Sandra and Hein de Villiers believe so strongly in the importance of opera that they have been known to mortgage their own house to fund a production – not once, but twice.

Mrs de Villiers is the CEO of Opera Africa, the company that she started in 1994 “with the vision of fostering new audiences for opera that were previously excluded from enjoying this genre, and to promote talented young soloists and choristers”. Mr de Villiers has been Opera Africa’s Artistic Director since 1995; like his wife, he brought with him a distinguished track record from more than two decades in music education (as both teacher and administrator).


The aesthetics of mining

First appeared
Thursday, 18 February 2010


For better or worse, South African history over the last 120 years has been closely tied to the country’s mineral wealth – and, more specifically, to the extraction of that wealth by a combination of entrepreneurial energy and worker exploitation.

The mining industry has produced images that have become iconic: the hard-hatted miner operating by torchlight, the lift carrying workers thousands of meters underground, the gleaming gold bars that emerge from a furnace. Yet each of these is an ambiguous symbol, suggesting both a proud heritage of engineering feats and economic growth, and a shameful history linked to race- and class-based oppression.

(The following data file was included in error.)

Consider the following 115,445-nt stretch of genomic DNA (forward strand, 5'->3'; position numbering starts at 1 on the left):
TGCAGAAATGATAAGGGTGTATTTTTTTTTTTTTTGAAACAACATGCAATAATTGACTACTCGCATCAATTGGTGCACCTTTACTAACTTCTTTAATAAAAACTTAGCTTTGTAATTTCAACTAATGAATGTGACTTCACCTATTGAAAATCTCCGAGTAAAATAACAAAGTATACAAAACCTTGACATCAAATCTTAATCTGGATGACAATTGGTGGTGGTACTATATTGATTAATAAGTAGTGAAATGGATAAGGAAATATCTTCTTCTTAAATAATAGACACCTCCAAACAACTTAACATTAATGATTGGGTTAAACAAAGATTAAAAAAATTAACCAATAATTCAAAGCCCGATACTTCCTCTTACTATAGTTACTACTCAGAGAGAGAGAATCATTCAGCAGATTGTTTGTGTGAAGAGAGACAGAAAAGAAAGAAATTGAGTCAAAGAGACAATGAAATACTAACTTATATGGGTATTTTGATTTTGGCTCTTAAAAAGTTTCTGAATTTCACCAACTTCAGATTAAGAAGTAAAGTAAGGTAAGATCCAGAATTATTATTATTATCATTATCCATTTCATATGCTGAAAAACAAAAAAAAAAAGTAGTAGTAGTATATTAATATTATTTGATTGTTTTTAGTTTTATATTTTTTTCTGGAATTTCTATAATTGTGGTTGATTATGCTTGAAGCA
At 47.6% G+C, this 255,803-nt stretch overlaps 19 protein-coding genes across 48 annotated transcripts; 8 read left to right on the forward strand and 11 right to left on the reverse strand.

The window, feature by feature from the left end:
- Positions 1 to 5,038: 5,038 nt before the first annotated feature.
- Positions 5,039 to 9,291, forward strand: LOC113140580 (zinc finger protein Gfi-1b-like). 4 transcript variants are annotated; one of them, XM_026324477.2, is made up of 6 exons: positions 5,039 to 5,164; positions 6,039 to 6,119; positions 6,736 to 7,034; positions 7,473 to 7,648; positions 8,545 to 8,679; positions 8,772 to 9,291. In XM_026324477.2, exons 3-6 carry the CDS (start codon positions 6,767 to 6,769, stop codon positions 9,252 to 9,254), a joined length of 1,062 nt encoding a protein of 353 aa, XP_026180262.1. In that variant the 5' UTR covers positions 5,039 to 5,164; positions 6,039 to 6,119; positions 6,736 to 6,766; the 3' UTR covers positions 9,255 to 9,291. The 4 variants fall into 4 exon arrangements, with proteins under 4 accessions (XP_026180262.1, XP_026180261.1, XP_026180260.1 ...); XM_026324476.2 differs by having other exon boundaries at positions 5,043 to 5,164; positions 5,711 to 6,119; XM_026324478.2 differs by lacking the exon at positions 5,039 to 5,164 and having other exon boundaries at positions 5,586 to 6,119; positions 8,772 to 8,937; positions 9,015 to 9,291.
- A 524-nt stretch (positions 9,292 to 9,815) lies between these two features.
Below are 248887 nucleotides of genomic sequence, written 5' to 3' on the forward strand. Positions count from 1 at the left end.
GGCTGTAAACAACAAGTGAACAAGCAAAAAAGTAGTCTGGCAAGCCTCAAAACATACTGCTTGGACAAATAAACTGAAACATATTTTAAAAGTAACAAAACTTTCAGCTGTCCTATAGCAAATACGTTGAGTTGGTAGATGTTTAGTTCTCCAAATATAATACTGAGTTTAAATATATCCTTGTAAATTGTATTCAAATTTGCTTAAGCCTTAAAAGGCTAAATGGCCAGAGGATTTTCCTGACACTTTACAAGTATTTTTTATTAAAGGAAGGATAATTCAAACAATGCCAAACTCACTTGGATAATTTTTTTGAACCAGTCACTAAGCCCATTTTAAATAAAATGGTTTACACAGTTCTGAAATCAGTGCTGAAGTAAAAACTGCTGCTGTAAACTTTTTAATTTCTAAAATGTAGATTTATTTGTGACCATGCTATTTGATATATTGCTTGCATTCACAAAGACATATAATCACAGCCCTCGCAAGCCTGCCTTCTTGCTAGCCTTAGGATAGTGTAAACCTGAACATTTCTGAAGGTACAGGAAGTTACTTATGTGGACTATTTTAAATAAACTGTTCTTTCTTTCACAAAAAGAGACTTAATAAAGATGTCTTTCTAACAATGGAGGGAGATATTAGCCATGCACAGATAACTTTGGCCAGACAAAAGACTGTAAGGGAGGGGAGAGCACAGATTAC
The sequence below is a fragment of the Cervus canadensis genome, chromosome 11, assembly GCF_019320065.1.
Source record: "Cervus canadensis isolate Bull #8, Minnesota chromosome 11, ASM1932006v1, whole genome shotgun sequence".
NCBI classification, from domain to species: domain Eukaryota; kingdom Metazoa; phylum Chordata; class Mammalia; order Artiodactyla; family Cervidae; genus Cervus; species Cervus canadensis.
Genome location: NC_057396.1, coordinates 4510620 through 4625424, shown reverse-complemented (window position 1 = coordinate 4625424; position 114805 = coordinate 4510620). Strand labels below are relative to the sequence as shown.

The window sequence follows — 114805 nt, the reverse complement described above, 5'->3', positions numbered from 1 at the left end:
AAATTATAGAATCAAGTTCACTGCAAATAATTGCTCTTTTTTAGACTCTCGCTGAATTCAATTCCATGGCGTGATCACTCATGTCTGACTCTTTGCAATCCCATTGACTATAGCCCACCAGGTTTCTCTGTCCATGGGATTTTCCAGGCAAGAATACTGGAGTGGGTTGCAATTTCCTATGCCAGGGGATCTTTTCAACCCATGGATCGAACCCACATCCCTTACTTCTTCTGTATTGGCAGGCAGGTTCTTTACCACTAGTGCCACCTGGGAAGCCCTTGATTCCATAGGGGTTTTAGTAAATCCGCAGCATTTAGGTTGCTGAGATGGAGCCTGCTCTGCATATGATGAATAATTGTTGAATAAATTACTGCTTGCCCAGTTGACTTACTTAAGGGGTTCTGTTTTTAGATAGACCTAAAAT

The visual arts offer one way of exploring such ambiguities, as recent and current exhibitions by two South African artists demonstrate.


Art 2009: The Year in Review

First appeared
Tuesday, 01 December 2009


In 2009, a year during which South Africa acquired a new president, a bulky new cabinet and a raft of new policy documents that may or may not remedy an old set of socio-economic problems, art exhibitions in Johannesburg reflected continuity rather than change.

There was, of course, plenty of work by artists following the injunction to “make it new”; but there was also a curatorial tendency to look backwards, to recuperate or consolidate aspects of the country’s twentieth-century artistic legacy. For this reviewer, certainly, the year began and ended in retrospection.


A Spoof Full of Sugar

First appeared
Sunday, 13 December 2009


If I had a time machine, two people I’d want to put in the same room are Malcolm Terrey and Erasmus of Rotterdam. I think they’d have a lot to talk about.